One of the favorite political tactics of the Left is to paint opponents of entitlements as hard-hearted. “They only care about themselves,” says the Left. Or, “they aren’t compassionate.”
Today Republican members are bringing a vote to repeal the health reform law to the House floor. The debate will be painted like this: Republicans are concerned about money. They don’t want the health law to hurt our economy (by “killing” jobs), and they don’t like that it will cost so much in government spending (funded by new taxes). On the other side, Democrats just want to provide for everyone, no matter the cost, because they are sweet and kind and compassionate.
This depiction of the debate is flawed (or at least, incomplete). Some supporters of the health law are actually really sweet people, I’m sure. But the concerns of opponents go far beyond money. Opponents of the law are concerned with the quality of the health care system – not just for the rich – but for everyone.
People who are already on Medicaid know that often it is difficult to get treatment or find a doctor willing to work at the government’s low reimbursement level. Do we want to put more people in this situation, by expanding Medicaid?
People who have preexisting conditions know that the health insurance market is a tough place for them. I met a woman at Bible study with a preexisting condition, and when she told me how much she pays for health insurance, I almost choked. If I were in her position, those premiums would eat up my life savings in months. The provision in the Affordable Care Act that requires insurers to do business with people in this situation is popular with Americans. We don’t want to see sick people suffer. So the White House is going to take advantage of the popularity of this part of the law, in an attempt to play on the heartstrings of Americans:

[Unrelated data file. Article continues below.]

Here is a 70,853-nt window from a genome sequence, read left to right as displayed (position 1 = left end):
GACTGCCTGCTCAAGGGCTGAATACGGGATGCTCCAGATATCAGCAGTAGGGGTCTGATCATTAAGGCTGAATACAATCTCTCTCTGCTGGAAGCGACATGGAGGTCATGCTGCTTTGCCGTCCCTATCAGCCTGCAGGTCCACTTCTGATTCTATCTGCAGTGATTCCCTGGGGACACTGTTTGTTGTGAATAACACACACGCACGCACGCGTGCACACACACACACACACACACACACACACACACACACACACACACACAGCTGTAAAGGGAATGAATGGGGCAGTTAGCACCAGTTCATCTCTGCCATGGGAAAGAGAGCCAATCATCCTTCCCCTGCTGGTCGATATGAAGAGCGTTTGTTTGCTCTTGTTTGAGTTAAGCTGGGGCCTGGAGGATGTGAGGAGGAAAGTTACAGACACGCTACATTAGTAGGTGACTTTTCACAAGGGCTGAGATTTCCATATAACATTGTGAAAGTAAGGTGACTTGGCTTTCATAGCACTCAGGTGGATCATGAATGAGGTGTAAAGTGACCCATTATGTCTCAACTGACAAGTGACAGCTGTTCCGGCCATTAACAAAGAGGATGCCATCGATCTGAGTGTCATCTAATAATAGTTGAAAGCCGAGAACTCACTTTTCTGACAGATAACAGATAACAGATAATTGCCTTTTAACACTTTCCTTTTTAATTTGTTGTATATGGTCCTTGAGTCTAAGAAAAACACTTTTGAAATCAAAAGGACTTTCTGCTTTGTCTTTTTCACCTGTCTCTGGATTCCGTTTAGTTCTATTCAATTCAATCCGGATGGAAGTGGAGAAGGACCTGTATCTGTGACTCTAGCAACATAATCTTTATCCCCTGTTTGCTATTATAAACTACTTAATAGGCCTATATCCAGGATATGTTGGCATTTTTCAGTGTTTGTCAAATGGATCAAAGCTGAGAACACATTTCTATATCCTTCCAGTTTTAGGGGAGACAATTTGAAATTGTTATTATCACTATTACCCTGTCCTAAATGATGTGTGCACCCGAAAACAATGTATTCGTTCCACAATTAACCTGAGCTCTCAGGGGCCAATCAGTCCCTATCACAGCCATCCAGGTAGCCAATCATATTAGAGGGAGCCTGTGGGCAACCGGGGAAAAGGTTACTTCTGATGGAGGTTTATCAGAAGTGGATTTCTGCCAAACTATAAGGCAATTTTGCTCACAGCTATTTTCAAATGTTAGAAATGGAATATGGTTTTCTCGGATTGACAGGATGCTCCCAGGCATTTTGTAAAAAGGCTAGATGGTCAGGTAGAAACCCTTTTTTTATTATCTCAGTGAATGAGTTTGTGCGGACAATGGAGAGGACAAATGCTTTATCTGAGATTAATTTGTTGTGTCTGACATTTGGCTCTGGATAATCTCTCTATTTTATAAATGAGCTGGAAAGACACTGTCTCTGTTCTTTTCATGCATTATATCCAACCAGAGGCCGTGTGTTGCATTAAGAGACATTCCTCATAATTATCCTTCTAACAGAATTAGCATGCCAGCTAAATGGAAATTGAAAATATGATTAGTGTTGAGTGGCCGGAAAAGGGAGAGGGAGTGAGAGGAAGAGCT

The Obama administration released a report Tuesday that estimates that as many as 129 million Americans under age 65 have preexisting medical conditions that could make it more difficult for them to obtain health coverage.
The analysis prepared by the Department of Health and Human Services marks an attempt to quantify how many across the country would be affected if the law, the Affordable Care Act, were repealed — and is part of the administration’s accelerating strategy to defend the legislation. (From the L.A. Times, emphasis mine)
That’s extreme – 129 million Americans under 65 have a preexisting condition. But Michael Cannon at the Cato Institute also read the HHS study, and offers these counterpoints:
- An HHS survey found that in 2001, only 1 percent of Americans had ever been denied health insurance.
- Economists Mark Pauly and Len Nichols write, “the fraction of nonelderly uninsured persons…who would be rated as actuarially uninsurable is generally estimated to be very small, less than 1 percent of the population.”
- RAND health economist Susan Marquis and her colleagues find that in markets that do not impose ObamaCare-style government price controls on health insurance, such as California’s individual market, ‘‘a large number of people with health problems do obtain coverage…Our analysis confirms earlier studies’ findings that there is considerable risk pooling in the individual market and that high risks are not charged premiums that fully reflect their higher risk.”
- It is true that insurers charge higher premiums to many people with pre-existing conditions – and it is crucial that they have the freedom to do so. Risk-based premiums create virtuous incentives for people to buy insurance while they are healthy and to be cost-conscious consumers. They also encourage insurers to develop innovative products that protect against the risk of higher premiums. The real problem here is that the government has created an employment-based health insurance system that denies consumers the protections that unregulated markets already provide, as well as additional protections that insurers would develop absent this government intervention.
- ObamaCare’s health-insurance price controls will encourage insurers to deny care to the very sick people those price controls are intended to help.
I don’t pretend to know what it’s like to be marginalized by society. I don’t have a preexisting condition, and I’ve never lacked food or a roof over my head. But when the White House exaggerates the number of people in a difficult situation, they actually disrespect the plight of those truly in need.
Opponents of the Affordable Care Act are not just concerned about money. They are concerned about people too. Repeal of this horrendous law would be a good first step toward true reform – reform that gives people of all backgrounds more access and more freedom.